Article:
In https://www.physicsforums.com/threads/haags-theorem-perturbation-existence-and-qft.177865/#post-1384425 #2 post by meopemuk (Eugene) say that Haag's theorem says:

$$U(\Lambda)\Phi(x) U^{-1}(\Lambda) \neq \Phi(\Lambda x)$$ Or to quote directly:

The statement of Haag's theorem is that this interacting field cannot have a covariant transformation law with respect to the interacting representation of the Poincare group $U$.

Is this a correct understanding of Haag's theorem? I am asking this because this is usually not how Haag's theorem is presented. And if true, would this mean Poincare-invariant vacuum of interacting field does not exist?

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    $\begingroup$ You can't evolve field operators of the free theory at a time $t$ to interacting field operators, as is often done in perturbative QFT. But interacting theories still require a representation of the Poincaré group, it's just that it will act on operators unrelated to the free theory. $\endgroup$ – Slereah May 9 '18 at 15:27

Haag tells you that if you assume $\Phi(x)$ and $\Phi(\Lambda x)$ satisfy the same commutation relations, then $U$ does not necessarily exist (in contrast with systems with a finite number of degrees of freedom). But Haag doesn't prove that $U$ doesn't exist; only that it need not.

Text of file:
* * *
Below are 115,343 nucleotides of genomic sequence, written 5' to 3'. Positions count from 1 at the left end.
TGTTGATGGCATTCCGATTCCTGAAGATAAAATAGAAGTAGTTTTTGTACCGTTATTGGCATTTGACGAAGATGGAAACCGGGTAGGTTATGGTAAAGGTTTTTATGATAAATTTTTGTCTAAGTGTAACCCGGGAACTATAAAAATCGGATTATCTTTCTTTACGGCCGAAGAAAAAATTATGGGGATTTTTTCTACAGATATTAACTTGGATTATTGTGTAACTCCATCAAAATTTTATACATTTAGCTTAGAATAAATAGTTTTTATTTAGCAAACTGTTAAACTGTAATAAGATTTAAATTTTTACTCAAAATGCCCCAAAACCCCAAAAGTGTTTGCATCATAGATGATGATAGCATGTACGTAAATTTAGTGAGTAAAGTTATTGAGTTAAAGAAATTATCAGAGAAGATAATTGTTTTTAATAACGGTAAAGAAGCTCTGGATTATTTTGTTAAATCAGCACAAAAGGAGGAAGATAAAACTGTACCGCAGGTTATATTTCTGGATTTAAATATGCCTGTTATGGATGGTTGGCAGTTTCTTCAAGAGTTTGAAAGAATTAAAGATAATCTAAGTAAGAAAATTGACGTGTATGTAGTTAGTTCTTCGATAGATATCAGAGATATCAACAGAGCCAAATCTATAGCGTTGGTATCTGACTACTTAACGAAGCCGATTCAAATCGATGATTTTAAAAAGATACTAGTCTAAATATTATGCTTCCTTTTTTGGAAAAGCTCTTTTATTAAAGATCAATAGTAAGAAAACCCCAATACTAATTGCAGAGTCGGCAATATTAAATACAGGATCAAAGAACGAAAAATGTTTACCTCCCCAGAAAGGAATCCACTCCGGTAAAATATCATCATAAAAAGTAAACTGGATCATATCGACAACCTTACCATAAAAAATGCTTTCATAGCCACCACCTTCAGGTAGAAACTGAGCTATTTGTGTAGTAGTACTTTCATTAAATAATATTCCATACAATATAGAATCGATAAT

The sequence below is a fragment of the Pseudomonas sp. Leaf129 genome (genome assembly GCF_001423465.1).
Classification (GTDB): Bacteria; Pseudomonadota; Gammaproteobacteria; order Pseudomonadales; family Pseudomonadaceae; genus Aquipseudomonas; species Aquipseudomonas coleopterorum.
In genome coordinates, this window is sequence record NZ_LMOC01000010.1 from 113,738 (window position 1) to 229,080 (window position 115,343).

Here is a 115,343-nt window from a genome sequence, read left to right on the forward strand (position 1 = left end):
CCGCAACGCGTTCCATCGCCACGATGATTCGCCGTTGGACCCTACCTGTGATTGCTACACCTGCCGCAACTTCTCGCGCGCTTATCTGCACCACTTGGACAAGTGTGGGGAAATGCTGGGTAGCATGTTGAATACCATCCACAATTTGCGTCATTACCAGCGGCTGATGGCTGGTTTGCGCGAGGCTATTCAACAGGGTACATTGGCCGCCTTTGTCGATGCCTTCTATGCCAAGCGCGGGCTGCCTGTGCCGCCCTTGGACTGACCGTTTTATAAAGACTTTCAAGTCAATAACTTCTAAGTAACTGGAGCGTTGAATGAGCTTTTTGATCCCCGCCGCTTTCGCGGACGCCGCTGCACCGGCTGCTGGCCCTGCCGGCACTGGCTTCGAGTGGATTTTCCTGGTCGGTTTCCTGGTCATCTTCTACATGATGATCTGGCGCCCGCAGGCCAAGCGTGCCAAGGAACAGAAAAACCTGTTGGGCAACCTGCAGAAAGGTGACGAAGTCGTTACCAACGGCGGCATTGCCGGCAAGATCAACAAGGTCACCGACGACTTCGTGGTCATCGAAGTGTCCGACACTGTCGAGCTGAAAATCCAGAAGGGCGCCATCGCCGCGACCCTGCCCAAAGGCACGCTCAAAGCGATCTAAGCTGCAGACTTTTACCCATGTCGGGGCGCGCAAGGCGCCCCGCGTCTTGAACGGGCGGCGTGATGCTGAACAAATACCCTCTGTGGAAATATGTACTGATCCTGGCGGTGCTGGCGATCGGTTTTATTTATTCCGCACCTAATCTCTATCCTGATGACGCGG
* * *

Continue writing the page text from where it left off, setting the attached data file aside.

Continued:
In fact, the classical paper of Glimm&Jaffe on two-dimensional $\phi^4$ proves that $\phi$ does satisfy the covariant transformation laws in an interacting example, so it is factually false that $U$ doesn't exist. Sometime it does, sometimes it doesn't.

That being said, nowadays we don't usually build up QFT's from canonical commutation relations. You don't need to assume they hold, and so you may sidestep Haag. A lot of people working on rigorous QFT have abandoned the CCR as a fundamental ingredient anyway.

  • $\begingroup$ Haag's theorem is not at all related to canonical commutation relations. It is related to distinct invariant states of an algebra of observables (w.r.t. the action of the Poincaré group), and their corresponding irreducible GNS representations (that are not, roughly speaking, unitarily equaivalent). $\endgroup$ – yuggib Jun 26 '18 at 16:47

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